Training exercise in body recovery #forensics #csi #training
Last year I attended a burglary scene where point of entry was gained around the rear of the property. The owner had left her keys in the kitchen door, which were in easy reach by someone poking an arm through a cat flap. Strangely once the offender had opened the door, they locked it behind them. Nothing inside the bungalow had been disturbed, and the only thing stolen was cash from a living room coffee table. Point of exit must have been the front door which could be pulled shut and secured with the latch style lock.
The only signs of forced entry were to pieces of parcel tape across the cat flap, which had been broken. Otherwise there’d be no signs of where the offender had entered and I’d be scratching my head.
I examined both sides of the door for fingerprints using ‘Magneta Flake’ powder, made up of small iron filings. I developed marks on the inside of the door, between the cat flap and the door handle. These marks were in a prime location to be the offenders.
I took the owner’s fingerprints so a comparison could initially be done with her prints. She told me that she had suspicions about a young family member. The fact that the property was locked up by the offender afterwards showed that they had a slight conscience, and were possibly attached to the victim in some way. Although this couldn’t be proven at the time.
A few days later the fingerprints all came back negative. The reasoning was none of the marks were suitable for comparison. The Fingerprint Expert felt that there wasn’t enough detail in the fingerprints for an identification to be made, however I felt that at least one of the marks were suitable. I was on the phone to the Expert and asked them to review the case, which they kindly did.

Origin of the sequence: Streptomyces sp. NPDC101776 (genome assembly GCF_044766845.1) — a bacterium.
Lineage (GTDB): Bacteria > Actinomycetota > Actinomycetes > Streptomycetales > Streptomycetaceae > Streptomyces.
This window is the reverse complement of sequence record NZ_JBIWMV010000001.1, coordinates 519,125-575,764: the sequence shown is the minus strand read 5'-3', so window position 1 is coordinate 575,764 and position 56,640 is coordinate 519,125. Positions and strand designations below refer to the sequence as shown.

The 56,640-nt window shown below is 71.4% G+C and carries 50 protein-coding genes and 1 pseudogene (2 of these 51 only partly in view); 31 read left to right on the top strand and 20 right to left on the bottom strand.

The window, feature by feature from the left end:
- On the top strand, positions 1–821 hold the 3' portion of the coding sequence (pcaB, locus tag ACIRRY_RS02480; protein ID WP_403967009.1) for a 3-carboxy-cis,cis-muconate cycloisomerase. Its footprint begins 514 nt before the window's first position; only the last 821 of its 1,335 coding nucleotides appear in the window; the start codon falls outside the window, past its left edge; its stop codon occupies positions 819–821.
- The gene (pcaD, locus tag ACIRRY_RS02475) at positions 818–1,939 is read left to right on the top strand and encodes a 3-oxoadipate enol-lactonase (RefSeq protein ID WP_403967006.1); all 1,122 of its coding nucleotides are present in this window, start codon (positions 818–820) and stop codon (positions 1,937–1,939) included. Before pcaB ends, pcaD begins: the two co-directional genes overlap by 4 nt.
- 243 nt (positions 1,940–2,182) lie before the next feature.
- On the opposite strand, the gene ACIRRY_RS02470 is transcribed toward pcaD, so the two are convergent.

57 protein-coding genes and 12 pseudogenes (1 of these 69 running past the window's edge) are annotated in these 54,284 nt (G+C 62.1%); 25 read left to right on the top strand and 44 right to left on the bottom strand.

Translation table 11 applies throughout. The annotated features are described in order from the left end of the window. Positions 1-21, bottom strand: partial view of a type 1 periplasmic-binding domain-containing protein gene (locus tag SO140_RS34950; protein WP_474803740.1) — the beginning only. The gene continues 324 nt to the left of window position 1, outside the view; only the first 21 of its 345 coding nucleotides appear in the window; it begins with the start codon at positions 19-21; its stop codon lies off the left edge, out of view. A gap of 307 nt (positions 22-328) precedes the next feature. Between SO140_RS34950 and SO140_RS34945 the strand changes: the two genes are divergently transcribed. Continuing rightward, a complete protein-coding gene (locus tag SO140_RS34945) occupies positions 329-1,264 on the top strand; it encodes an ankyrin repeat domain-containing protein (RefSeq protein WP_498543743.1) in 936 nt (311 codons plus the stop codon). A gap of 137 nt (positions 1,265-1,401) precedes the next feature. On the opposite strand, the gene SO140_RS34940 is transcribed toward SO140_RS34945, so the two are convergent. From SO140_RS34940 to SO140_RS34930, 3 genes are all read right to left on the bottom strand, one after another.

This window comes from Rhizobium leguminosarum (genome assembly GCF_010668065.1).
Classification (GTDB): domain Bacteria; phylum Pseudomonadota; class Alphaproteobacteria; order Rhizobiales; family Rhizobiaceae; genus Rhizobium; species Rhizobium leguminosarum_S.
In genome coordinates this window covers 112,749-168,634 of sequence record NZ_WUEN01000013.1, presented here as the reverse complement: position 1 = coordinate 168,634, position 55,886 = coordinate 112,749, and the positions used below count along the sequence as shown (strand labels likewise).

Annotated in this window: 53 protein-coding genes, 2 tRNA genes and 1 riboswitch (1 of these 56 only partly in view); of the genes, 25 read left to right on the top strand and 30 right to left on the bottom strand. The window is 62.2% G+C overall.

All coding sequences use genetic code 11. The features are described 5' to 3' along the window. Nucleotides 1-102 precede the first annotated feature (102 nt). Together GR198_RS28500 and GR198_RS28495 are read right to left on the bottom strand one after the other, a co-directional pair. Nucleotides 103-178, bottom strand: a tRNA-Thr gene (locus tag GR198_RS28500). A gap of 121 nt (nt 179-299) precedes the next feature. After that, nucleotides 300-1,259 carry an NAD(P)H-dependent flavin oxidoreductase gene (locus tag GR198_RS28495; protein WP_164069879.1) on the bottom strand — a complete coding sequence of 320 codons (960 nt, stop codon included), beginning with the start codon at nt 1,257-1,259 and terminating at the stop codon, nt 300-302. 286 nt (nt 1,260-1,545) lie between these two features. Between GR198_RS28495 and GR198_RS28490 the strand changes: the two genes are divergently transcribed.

I later received a Fingerprint Identification, which came up as the nephew of the owner. The nephew was arrested and interviewed. I was soon asked to complete a statement for presentation at Court, and once the trail began I was called into Court.
I gave evidence as to how I developed the fingerprints and where I found them. I presented my photographs and showed where the identifying mark was located (middle arrow in picture). The nephew was found guilty by the Magistrates.
Sadly, the hunch that the owner had about a family member appeared to be correct. The location of the fingerprints played a part in the conviction, and hopefully the offender has learnt from the experience.
This will be a short, but humerous story about a man who probably wished he hadn’t reported a crime. Even though it was a laughable and illegal situation, I still couldn’t help but feel sorry for him. The details will be a little vague as this happened a few years ago.
The man reported a burglary to his flat where money had been stolen. The offender had forced the door open and stolen £3000 cash from his bedroom whilst he was away. The money was tucked away in an envelope and fairly well hidden, but a delighted offender still managed to find it.
I rocked up in my van, and set to work looking for evidence on the front door and items disturbed in the bedroom. As I carried out my examination I couldn’t help but ask the gentleman why he had so much cash in his flat, to which he replied ‘I can’t bank it otherwise I won’t get my benefits.’
Luckily for me the call handler had already reported him for benefit fraud and I wasn’t left with the task. Amusingly he had admitted this to the call handler too and they took swift action.
My words of advice are to bank your cash, otherwise the money you might be making from such fraud could cost you more.
A nice little note from a member of the public. They’ve returned an elimination fingerprint form to assist with an investigation. #forensics #fingerprints #police #csi #dexter